Thursday, March 27, 2014

Putin's Rules

As the days go by, more and more of the world – those who can be shaken from their self-imposed lethargy to notice the news clips between their 'reality' shows – will notice that Putin's Russia has seized a significant portion of territory from a neighboring state (to some it may even sound familiar).  Most of the news in that regard is spun around the pronouncements of how we will retaliate with sanctions on a few Kremlin officials, who laugh at our puny attempts to hold them accountable.  The only point that Obama has made perfectly clear (and for once when uttering that cliché, he was) is that a military response is completely off the table.

Putin already knew that, otherwise he wouldn't have followed through with his annexation of the Crimea through a military seizure and faux plebiscite.  And it wasn't a decision that he made off the cuff.  Sources close to Putin claim that he was outraged about American tacit support of the 2004 Ukrainian Orange Revolution that ousted pro-Russian Viktor Yanukovych the first time, declaring that he would never trust the Americans again.  This is on top of the Russian outrage at the seizure of Kosovo from Serbia by NATO in 1999, with Kosovo formally declaring independence in 2008 just months before Russia threw its troops into Georgia to break off the regions of South Ossetia and Abkhazia.  With the advent of the Obama administration, he had every reason to believe that the bumbled American "reset" policy would allow him free rein within the traditional Russian sphere of influence.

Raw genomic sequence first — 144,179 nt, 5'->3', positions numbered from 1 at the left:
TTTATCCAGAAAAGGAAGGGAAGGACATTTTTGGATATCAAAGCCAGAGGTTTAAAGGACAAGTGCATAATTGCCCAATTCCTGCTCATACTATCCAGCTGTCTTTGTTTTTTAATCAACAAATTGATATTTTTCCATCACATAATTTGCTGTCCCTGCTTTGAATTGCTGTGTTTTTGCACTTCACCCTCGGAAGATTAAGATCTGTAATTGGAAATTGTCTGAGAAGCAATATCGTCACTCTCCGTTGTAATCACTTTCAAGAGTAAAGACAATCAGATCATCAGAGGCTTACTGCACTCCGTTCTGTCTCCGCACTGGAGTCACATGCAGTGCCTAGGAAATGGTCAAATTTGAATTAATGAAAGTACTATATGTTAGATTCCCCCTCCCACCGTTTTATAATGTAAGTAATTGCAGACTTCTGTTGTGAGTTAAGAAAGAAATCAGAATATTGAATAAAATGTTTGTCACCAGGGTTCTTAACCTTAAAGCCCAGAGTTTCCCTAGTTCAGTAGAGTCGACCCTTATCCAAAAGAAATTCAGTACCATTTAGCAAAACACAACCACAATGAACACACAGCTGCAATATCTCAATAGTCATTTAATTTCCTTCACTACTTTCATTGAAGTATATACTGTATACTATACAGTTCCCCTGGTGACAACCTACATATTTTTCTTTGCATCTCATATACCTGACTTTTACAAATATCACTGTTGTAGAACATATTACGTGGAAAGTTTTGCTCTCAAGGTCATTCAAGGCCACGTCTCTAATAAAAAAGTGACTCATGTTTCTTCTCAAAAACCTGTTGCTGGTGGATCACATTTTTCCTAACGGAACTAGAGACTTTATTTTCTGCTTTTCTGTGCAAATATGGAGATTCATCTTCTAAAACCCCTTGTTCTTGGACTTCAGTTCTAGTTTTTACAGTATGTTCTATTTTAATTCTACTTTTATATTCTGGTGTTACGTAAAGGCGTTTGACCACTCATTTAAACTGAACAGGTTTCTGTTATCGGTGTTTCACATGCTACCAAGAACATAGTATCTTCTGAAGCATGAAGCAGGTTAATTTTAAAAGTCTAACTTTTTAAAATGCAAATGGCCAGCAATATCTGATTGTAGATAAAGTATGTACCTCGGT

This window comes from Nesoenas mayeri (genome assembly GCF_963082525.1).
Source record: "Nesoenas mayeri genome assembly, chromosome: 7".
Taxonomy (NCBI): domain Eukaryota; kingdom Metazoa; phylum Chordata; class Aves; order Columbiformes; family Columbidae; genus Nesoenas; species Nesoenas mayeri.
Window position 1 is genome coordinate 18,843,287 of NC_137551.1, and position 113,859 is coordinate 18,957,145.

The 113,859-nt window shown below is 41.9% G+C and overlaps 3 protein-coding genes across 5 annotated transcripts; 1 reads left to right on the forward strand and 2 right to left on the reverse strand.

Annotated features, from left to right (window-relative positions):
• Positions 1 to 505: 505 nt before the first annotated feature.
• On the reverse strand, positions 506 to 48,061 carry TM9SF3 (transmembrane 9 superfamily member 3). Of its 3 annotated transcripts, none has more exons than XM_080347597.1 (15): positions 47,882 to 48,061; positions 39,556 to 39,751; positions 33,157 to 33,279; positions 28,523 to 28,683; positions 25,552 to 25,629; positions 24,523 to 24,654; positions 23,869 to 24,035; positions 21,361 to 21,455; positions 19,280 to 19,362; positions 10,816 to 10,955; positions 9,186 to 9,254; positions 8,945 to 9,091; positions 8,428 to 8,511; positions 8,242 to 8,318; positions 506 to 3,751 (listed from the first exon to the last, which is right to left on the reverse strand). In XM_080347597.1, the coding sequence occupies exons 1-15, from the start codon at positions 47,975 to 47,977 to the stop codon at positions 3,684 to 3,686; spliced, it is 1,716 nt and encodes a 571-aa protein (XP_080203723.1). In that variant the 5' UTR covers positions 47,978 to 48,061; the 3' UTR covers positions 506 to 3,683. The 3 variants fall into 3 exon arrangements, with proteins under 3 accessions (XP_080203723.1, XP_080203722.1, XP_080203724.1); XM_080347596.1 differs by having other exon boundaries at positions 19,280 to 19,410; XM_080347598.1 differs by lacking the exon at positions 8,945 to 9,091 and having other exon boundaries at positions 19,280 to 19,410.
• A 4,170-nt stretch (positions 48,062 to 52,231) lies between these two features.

Putin has set out to exploit every opportunity that we present him, and why do we now have to be so accommodating?  Bill Kristol explains it in The Weekly Standard:
He thinks he will [win in Ukraine].  He’s dealing with the Obama administration, after all.  He looks at the U.S. withdrawal from Iraq and Afghanistan, he witnesses the failure to enforce the red line in Syria and the subsequent successes of his friend Assad, he chortles at the relaxation of the sanctions on Iran and the desperate desire to cut a nuclear deal, and he sees Obama’s defense cuts.  And he reads the New York Times, where David Sanger reports, “Mr. Obama acknowledges, at least in private, that he is managing an era of American retrenchment.”
It is a retrenchment not of our own making entirely, no matter how much Obama works toward that end.  Our allies enjoyed the American military umbrella for decades, which allowed them to shrift their security in exchange for spending themselves into the hole to finance nanny-state economies, feeding their voters on the seed corn of their culture.  Reagan led the development of the finest military in the world, supported by a strong and unified diplomacy and economic power in order to beat the Soviets at their own game, demonstrating once and for all the internal contradictions of Communism.  But Putin, who stated that the collapse of the Soviet Union was the greatest geopolitical catastrophe of the twentieth century, plays the long game.  He has seen us scramble for "peace dividends" that are ephemeral in their advantage but all too real for their weakening of America's power, and as goes America, so goes the rest of the Free World which simply cannot respond in any meaningful way, distracted as they are with their own socialist, slow, downward spirals.